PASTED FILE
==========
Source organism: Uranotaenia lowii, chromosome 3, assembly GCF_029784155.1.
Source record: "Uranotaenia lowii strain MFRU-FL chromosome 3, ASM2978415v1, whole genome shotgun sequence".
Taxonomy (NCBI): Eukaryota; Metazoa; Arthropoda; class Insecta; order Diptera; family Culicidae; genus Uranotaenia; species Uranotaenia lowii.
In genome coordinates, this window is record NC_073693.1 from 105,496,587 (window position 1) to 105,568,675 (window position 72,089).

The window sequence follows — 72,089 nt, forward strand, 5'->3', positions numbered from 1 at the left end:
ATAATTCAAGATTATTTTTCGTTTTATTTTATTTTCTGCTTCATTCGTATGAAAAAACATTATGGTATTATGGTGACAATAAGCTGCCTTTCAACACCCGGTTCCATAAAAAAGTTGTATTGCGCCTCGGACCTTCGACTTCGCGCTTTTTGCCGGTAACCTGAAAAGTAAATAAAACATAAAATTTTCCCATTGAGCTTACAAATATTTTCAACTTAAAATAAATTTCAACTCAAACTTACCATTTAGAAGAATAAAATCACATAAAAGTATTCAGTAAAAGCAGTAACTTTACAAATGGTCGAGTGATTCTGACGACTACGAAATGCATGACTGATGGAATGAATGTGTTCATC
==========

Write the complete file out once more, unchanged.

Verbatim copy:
Source organism: Uranotaenia lowii, chromosome 3, assembly GCF_029784155.1.
Source record: "Uranotaenia lowii strain MFRU-FL chromosome 3, ASM2978415v1, whole genome shotgun sequence".
Taxonomy (NCBI): Eukaryota; Metazoa; Arthropoda; class Insecta; order Diptera; family Culicidae; genus Uranotaenia; species Uranotaenia lowii.
In genome coordinates, this window is record NC_073693.1 from 105,496,587 (window position 1) to 105,568,675 (window position 72,089).

The window sequence follows — 72,089 nt, forward strand, 5'->3', positions numbered from 1 at the left end:
ATAATTCAAGATTATTTTTCGTTTTATTTTATTTTCTGCTTCATTCGTATGAAAAAACATTATGGTATTATGGTGACAATAAGCTGCCTTTCAACACCCGGTTCCATAAAAAAGTTGTATTGCGCCTCGGACCTTCGACTTCGCGCTTTTTGCCGGTAACCTGAAAAGTAAATAAAACATAAAATTTTCCCATTGAGCTTACAAATATTTTCAACTTAAAATAAATTTCAACTCAAACTTACCATTTAGAAGAATAAAATCACATAAAAGTATTCAGTAAAAGCAGTAACTTTACAAATGGTCGAGTGATTCTGACGACTACGAAATGCATGACTGATGGAATGAATGTGTTCATC